I’d have to play it a few more times to see if we get the playtime down, but it just won’t get played as much if it’s a normally 3-hour game.
The mechanics, though, and the artwork and everything else.
Those are awesome.
I have a feeling this will be on this year’s Top 10 Games Played.
Designer: Denis Plastinin
Artist: Igor Savchenko
Finally, the last new game of October. Wow, my fingers are tired (I won’t tell you that I wrote this over a period of a week). This one is a Kickstarter that I finally received a couple of weeks ago.
War of the Worlds: the New Wave does one of my favourite things: combine a deckbuilder with some other mechanism. In this case, it’s total destruction!
The Martians from War of the Worlds are back, and once again they’re invading England (what is this, Dr. Who?).
England is divided into a bunch of zones, and there are 30 civilians that the Aliens have to kill.
Yes, literally 30 civilians. They’re very important!
(no, really, I’m sure they represent thousands of people…)
At the setup, the Alien Saucer, the Tripod, and the Invasion Ship are placed in the designated area at the top of the board. Three civilian markers go in each area that has three squares.
The cool thing is that the Human player cannot eliminate any Alien unit on the map. They are just relentless.
Instead, while the Aliens win by wiping out all 30 civilian markers, the Humans win by doing 30 points of “damage” to Alien buildings or Tripods (Saucers can’t be attacked). Thus, the human forces will slowly disappear from the map (though military units and buildings can be built) while the Aliens will never leave.
Each player will get their own starting deck of cards and their own offer deck where they can buy cards from. There are no “public” offerings of cards.
The cards will do everything from building a building (eliminating the card from the game, so you only get one!), an action that your units can do, or creating an army unit (and then moving that unit next time you get the card in your hand).
The game can get very tense as turns go back and forth. The Humans are at a huge disadvantage at first, and many civilians will get wiped out before they get on their feet. But spreading out and doing a bit of damage here and a bit of damage there will help them prevail.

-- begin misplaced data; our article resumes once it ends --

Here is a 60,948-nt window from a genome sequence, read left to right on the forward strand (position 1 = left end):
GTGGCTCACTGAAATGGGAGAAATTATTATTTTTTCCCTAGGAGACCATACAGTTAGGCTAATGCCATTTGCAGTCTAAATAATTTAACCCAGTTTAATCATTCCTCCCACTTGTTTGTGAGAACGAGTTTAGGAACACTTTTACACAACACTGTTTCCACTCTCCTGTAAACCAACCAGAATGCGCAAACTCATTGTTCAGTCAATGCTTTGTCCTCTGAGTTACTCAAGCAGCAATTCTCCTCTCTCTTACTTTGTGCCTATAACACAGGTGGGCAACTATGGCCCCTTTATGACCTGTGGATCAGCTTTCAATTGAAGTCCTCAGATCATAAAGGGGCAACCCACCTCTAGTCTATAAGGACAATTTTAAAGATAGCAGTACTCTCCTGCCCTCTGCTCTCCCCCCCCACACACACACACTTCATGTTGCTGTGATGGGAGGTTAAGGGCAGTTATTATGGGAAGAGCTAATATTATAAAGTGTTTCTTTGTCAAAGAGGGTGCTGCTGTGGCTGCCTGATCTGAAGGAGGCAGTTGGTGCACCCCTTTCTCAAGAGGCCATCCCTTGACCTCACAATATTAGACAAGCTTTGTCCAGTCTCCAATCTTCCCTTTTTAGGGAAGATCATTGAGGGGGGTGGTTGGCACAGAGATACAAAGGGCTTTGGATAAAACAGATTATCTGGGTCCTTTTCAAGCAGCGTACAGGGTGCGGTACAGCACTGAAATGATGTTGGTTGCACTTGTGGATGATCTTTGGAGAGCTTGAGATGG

This was the final situation when the Humans did their 30th point of damage to the Alien (me). They were down to two civilians but they were protected enough to be able to pull it out.
War of the Worlds is a really tense and exciting game, at least in our first one. We’ll see whether it keeps it up.
I love deckbuilders that have maps or some other method of doing things other than just the cards.
While this won’t rival my Top 5 games of all time (3 of which are deckbuilders that do other things), I can see this really livening up a lunch hour. It’s a 2-player game that can be played in an hour or less.
A review will probably be forthcoming in a month or so as I get enough plays in, but so far it’s a winner.
That was a massive post (almost 6500 words). I hope you enjoyed reading it as much as I enjoyed writing it.
What new to you games did you play in October?
Or any opinions on these?
Let me know in the comments.
Category: Board Games, New to MeTags: 5x5 City, Alderac, Board & Dice, Brian Henk, Card Drafting, Card Games, Civilization Building, Clayton Skancke, Corinth, Days of Wonder, Deckbuilders, Denis Plastinin, Dice-rolling, Dylan Mangini, Explorers of the North Sea, Garphill Games, Grey Fox Games, Hisashi Hayashi, Jamey Stegmaier, Jonny Pac Cantin, Lunch Time Games, Mico, Modular Games, Molly Johnson, Okazu Brand, Paladins of the West Kingdom, Pull the Pin Games, Renegade Games Studios, Robert Melvin, Roll and Write Games, Sebastien Pauchon, Shawn Stankewich, Shem Phillips, Sierra West, SJ MacDonald, Stonemaier Games, Tapestry, Tile-Laying Games, War of the Worlds: the New Wave, Worker Placement Games, Zorro Dice Game
This is a blog about board games, with the occasional other post for a bit of spice.